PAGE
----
PERQUIMANS Co., N.C. - The Perquimans County Sheriff's Office said that Perquimans County High School had an incident Monday where marijuana was given to and consumed by several students.
According to the sheriff's office, all parents of those involved were contacted, and the students were checked out at the hospital for nausea. All students involved have since been released.
We've learned it was a ninth grader that gave the edible to her classmates.
According to the sheriff's office, she is charged with possession with intent to sell and deliver. She is also charged with three counts of sale and deliver.
We talked with students Tuesday about what happened.
Senior Alanah Murphy said her friend was one of the students to get sick.
"They was just acting weird, acting crazy, laughing, giggling, being disruptive," Murphy explained.
On Monday News 3's Kim Cung spoke to the mother, who did not want to be identified, of one of the students who got sick. She said her 14-year-old daughter texted her around 10 a.m. saying she didn't feel well.
The mother told the school to release her daughter, and she told her daughter to go home, get in bed and rest. The family lives right across the street from the school.
The mother said about 10 minutes later, the school's principal called, saying the teen was very sick. She then rushed to the school to take her daughter to the emergency room.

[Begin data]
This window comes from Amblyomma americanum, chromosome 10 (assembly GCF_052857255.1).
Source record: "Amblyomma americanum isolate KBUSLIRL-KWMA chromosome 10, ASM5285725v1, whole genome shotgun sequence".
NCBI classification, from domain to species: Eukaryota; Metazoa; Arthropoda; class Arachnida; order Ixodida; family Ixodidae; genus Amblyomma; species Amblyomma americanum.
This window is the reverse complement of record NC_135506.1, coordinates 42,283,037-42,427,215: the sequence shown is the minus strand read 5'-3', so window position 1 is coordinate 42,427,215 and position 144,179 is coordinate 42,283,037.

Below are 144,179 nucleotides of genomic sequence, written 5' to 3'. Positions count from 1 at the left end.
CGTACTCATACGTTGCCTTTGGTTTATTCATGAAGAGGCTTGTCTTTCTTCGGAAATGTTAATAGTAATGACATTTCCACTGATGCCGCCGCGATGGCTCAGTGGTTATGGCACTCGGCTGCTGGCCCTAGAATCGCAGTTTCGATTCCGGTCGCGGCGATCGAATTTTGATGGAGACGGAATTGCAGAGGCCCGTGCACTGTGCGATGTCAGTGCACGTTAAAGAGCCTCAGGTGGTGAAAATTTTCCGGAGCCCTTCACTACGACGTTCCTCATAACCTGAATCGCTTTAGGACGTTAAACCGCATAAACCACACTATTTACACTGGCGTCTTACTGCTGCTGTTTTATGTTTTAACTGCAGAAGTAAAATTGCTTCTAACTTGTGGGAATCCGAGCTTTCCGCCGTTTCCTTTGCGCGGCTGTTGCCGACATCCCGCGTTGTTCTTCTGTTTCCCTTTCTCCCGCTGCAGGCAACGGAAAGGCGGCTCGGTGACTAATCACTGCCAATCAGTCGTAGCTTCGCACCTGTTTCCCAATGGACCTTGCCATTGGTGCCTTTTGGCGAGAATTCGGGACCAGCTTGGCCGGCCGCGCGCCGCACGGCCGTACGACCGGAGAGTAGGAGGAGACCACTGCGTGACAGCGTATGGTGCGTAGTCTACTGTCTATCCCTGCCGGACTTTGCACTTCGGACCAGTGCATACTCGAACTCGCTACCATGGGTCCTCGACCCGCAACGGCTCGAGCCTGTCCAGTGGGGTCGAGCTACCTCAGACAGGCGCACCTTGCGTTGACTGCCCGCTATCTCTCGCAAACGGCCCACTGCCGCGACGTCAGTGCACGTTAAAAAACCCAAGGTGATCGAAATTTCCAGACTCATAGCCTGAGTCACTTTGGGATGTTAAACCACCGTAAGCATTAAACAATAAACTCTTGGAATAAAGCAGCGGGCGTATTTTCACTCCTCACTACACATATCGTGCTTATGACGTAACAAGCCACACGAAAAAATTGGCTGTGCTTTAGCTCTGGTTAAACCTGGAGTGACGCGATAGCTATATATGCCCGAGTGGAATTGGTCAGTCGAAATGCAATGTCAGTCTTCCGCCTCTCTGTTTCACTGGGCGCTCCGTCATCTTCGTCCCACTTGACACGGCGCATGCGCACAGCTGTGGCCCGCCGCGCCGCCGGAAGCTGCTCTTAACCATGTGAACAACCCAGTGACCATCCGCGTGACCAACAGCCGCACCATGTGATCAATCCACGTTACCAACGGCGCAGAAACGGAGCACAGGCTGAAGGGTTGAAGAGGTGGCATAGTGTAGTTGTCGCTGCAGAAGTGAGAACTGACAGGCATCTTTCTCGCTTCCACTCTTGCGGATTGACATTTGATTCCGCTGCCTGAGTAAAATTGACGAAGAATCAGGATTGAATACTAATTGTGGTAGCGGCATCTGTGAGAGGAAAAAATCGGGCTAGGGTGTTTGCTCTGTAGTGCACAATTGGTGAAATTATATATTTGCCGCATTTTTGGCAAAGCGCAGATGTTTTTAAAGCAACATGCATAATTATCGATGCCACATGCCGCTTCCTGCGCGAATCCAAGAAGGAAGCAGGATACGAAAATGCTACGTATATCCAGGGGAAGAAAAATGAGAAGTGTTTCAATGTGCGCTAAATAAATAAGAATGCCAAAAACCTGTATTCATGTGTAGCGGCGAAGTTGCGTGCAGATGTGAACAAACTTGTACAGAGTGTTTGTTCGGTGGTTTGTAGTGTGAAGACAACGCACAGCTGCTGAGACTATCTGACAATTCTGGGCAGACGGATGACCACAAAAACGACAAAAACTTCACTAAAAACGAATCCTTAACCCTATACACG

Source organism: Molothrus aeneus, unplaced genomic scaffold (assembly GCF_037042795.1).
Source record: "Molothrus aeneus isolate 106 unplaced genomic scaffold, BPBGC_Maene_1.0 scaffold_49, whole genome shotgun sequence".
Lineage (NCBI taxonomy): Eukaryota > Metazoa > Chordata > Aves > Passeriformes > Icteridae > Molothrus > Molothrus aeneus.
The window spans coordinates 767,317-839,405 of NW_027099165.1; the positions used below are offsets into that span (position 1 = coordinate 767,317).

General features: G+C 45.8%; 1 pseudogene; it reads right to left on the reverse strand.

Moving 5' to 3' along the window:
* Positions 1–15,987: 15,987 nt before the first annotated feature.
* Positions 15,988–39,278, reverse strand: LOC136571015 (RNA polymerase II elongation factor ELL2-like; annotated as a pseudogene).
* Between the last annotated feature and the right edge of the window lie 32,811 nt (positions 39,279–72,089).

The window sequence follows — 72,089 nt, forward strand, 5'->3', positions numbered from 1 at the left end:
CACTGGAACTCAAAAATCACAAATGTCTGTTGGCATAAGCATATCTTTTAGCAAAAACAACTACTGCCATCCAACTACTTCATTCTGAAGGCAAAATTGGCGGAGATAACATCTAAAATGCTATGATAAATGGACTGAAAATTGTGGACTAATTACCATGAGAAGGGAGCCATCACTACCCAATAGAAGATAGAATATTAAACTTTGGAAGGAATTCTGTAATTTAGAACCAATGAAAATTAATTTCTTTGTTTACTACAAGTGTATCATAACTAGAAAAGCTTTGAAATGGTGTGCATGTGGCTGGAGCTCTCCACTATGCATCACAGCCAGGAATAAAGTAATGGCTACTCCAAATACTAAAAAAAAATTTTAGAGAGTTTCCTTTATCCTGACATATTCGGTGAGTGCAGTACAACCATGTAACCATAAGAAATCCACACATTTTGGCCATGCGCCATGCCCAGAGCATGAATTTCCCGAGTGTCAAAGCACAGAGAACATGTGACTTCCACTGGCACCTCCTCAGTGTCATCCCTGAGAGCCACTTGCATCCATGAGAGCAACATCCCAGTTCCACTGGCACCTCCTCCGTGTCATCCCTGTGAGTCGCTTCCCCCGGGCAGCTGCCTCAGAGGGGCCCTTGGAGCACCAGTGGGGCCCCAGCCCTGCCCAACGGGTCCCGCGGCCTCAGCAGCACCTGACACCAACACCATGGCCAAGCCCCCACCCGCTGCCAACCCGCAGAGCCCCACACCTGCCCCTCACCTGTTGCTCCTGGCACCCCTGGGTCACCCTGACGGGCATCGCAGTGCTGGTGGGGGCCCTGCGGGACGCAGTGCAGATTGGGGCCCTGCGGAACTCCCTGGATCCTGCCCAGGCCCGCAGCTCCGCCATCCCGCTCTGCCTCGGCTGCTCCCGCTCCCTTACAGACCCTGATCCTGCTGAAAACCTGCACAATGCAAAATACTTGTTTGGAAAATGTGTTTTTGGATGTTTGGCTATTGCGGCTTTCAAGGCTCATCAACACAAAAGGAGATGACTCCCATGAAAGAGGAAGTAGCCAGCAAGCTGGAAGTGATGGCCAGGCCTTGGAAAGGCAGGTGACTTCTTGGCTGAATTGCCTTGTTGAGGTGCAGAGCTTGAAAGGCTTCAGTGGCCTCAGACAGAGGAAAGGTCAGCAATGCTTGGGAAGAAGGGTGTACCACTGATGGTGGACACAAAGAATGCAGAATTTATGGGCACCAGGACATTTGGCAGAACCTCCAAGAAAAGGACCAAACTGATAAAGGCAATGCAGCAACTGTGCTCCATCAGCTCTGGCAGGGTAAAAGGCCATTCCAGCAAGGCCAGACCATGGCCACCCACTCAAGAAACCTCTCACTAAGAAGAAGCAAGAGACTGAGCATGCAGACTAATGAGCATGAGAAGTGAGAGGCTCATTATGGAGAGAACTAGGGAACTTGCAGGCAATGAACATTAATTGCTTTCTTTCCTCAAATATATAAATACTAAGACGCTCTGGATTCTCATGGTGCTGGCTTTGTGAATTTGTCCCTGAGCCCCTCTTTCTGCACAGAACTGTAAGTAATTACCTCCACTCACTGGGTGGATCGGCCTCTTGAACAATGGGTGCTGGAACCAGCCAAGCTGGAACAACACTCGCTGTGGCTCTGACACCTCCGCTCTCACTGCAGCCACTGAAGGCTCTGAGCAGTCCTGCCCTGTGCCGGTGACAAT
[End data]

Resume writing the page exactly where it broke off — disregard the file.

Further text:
She said her daughter ate a Rice Krispie treat her childhood friend gave her.
The teen is now home and resting.
The mother told News 3 there were rumors the treat was laced with heroin; however, this is not true and it was just marijuana.
The mother said she will be pressing charges.
Perquimans County Schools said they're still working to determine how the ninth grader should be punished.
In a follow-up to the incident, the sheriff's office addressed questions regarding having a "drug dog" walk the halls of the school. Officials say a deputy and a K-9 officer did a parking lot sweep for any possible vehicle alerts about two weeks ago as well as the week before, and that doing so is a regular occurrence.
The sheriff's office also said "inside school sweeps" take place at least twice a year and that they coordinate with other local agencies to complete the sweeps due to the size of the student body and the size of the area that needs to be covered. Due to the size, two to three K-9s are typically needed to effectively search the entire campus.